Here's the breakdown. New drug called Taxotere (or Docetaxel). All the same potential side effects as Taxol, though they are less likely with this one. I can only assume the difference is something comparable to drinking moonshine versus top shelf vodka. Both mean you'll have a rough morning, but you might make it out of bed with the top shelf. The usual will occur...decrease in white blood cell, platelet, and red blood cell counts, bone pain, flu-like symptoms, fluid retention, tingling in the hands and feet, mouth ulcers, and hair loss--as always. The more uncommon side effects are allergic reaction, nausea, and other such stomach and skin problems. This is all very good news. The bad stuff is unlikely and I'm supposed to be much less tired on this one!!!! Yippee!

Also on a note of good news, I don't have to get my Neulasta injections anymore. For all 5 treatments prior to today (treatment #6), I had to go in the day after chemo and get a Neulasta injection, which would help rebuild bone marrow and restore white blood cell counts. Well, when I went in today and they did my bloodwork, my WBC level was about 29. For reference, your WBC is normal between about 4 and 10. This means, mine was about 3-7 times what it should be. I usually run at about a 7...so mine was about 4 times what I normally am. Result? No more Neulasta for me. No wonder I spent about 2 full days after treatment number 5 crying on my couch in agonizing bone pain. Sheesh!

Basically, another chemo down, another doctor visit resulting in positive news, and Thursday I look forward to finally meeting again with my surgeon. I haven't seen him since April 1, so it will be nice to get back in there and get a surgery date set. We also will discuss whether a lumpectomy or a mastectomy is the way to go for me and he may order some tests so we can get a clear picture of what we're dealing with. No one has actually SEEN the tumor since April, so it will be nice to see the progress. Keep your fingers crossed for a PET, MRI, ultrasound, or mammogram being ordered!

Well, I think that's it. That's the news as it stands and I leave you with my favorite couple of pictures from my 9 days in Maine. If ever you find yourself in a mentally draining period of your life, consider going there. It was rejuvenating to say the least. I took close to 300 pictures, but I'm going to share just a few of my favorites with you.

The flowers are called Lupines. They are wildflowers that grow all over Maine. I saw pink, purple, and white ones and I'm absolutely obsessed with them. I wonder if I can get them to grow here.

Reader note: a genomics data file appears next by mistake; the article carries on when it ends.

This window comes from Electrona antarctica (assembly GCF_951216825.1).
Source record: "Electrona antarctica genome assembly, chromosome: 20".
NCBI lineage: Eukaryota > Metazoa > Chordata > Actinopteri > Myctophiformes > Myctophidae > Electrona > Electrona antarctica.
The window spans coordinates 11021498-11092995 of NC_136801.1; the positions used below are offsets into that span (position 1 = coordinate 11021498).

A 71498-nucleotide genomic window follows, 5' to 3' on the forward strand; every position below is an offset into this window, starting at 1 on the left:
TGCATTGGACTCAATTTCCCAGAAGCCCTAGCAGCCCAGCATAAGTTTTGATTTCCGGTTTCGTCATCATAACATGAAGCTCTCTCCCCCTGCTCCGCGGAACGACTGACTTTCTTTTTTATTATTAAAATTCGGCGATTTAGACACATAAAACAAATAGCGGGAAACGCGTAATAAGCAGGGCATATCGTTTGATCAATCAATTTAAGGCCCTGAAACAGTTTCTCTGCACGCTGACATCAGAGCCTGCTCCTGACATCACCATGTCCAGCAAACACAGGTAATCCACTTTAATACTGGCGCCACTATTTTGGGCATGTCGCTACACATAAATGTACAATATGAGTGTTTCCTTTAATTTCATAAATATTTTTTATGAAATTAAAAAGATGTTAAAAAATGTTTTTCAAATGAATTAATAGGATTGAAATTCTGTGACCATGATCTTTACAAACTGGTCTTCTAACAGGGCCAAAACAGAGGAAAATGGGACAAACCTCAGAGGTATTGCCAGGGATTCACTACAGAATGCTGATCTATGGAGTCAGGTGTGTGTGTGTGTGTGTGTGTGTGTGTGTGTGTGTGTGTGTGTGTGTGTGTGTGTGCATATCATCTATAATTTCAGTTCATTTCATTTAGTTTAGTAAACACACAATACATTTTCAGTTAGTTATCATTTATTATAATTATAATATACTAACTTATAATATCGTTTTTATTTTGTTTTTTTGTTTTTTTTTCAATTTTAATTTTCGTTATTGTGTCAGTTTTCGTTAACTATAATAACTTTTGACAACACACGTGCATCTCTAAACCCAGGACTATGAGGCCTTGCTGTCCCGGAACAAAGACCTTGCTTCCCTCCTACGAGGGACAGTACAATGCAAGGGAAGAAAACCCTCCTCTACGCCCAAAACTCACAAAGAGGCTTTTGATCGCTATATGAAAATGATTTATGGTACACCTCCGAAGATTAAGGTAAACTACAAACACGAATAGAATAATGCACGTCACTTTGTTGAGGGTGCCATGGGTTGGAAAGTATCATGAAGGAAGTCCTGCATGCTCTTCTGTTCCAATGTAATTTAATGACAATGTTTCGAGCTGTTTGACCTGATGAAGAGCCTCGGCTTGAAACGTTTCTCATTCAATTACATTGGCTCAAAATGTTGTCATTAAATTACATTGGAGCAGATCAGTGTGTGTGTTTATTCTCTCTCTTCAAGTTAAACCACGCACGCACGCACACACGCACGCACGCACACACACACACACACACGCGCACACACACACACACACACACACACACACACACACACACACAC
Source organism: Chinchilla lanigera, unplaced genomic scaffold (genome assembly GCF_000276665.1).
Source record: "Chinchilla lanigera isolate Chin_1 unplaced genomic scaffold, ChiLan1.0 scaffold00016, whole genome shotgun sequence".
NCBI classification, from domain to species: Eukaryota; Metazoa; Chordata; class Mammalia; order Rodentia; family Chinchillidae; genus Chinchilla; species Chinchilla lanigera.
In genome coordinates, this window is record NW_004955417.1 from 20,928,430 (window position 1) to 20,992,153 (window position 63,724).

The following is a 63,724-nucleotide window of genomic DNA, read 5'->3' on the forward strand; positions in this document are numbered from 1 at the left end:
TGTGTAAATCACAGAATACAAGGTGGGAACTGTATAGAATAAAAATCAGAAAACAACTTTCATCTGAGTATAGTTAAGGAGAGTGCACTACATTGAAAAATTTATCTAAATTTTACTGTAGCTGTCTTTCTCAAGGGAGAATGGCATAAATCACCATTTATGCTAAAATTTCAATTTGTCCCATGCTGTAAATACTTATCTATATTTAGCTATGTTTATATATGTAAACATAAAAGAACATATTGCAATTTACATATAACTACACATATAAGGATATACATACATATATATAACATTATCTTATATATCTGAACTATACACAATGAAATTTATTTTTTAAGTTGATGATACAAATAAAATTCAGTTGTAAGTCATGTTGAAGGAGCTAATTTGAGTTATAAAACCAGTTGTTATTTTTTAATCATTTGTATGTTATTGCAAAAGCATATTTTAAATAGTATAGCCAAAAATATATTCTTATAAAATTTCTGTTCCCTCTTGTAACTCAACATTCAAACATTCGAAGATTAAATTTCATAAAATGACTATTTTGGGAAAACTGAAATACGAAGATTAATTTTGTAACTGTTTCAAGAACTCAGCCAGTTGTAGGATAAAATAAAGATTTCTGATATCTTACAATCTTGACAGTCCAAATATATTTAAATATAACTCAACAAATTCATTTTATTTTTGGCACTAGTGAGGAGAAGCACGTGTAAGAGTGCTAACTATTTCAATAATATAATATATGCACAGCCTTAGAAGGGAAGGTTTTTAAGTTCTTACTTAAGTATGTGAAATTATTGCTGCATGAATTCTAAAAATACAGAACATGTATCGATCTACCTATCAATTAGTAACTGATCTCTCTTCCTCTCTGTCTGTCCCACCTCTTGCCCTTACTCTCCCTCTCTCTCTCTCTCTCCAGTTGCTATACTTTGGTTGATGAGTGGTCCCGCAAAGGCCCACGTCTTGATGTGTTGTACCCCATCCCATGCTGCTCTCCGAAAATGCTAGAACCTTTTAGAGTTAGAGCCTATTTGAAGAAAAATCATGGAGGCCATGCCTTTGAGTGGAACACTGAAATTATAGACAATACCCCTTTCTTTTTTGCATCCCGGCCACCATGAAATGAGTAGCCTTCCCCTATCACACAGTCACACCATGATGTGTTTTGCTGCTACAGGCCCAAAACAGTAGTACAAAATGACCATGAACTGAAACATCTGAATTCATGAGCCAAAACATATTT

The building is the lighthouse where we stayed and the ocean is off behind it in the picture. It was unarguably quaint and had a flawless view of the Atlantic. At night, it was pitch black except for the moon reflecting off the water when there was no cloud cover. The only other source of light was the one rotating beacon of light about 50 feet from my window, which shone in at about 5 second intervals.

The final picture is of the view up one coast from the lighthouse, which is where we spent a great deal of our time. I would sit and drink my coffee each morning, looking out at the sun splashed water, and at the lobster fisherman collecting their traps just off the coast. The seagulls would swarm around them in hopes of catching a bite, and the cool, crisp, ocean breeze would flow in the open windows and doors. Flawless.

The Chronicles of the Spouse - The Mainening

I just wanted to let everyone know that Megan is doing fine. She hasn't updated her blog in like, forever, because she didn't have access to the internet all last week. We took a little vacation up to Maine and apparently the Intertoobs haven't reached all the way up there yet. I'm sure she's got something in the works for everyone, probably a few words about a weird rash that she got from the new chemo drugs, but I'll let her tell that (I know, I know, cliffhangers suck) story on her own.

I think I've said this to everyone, but while I wouldn't ever wish cancer on anyone, I would certainly hope that any cancer experience is a lot like ours. We have been extremely fortunate to have great doctors and awesome friends to take care of us. Cancer isn't fun, ever, but the situation has been made exponentially easier because of the people who surround us.

Anyway, she has her 6th chemo today (6/8), so we're getting close to the end of the First Act. Surgery (Second Act) will be in August and then 30 more days of radiation (Third Act) will follow that. We're not done yet, but there is a pinprick of light at the end of this tunnel.

Monday, June 1, 2009

Progress for Everyone, Progress for Me

Monday, June 1, 2009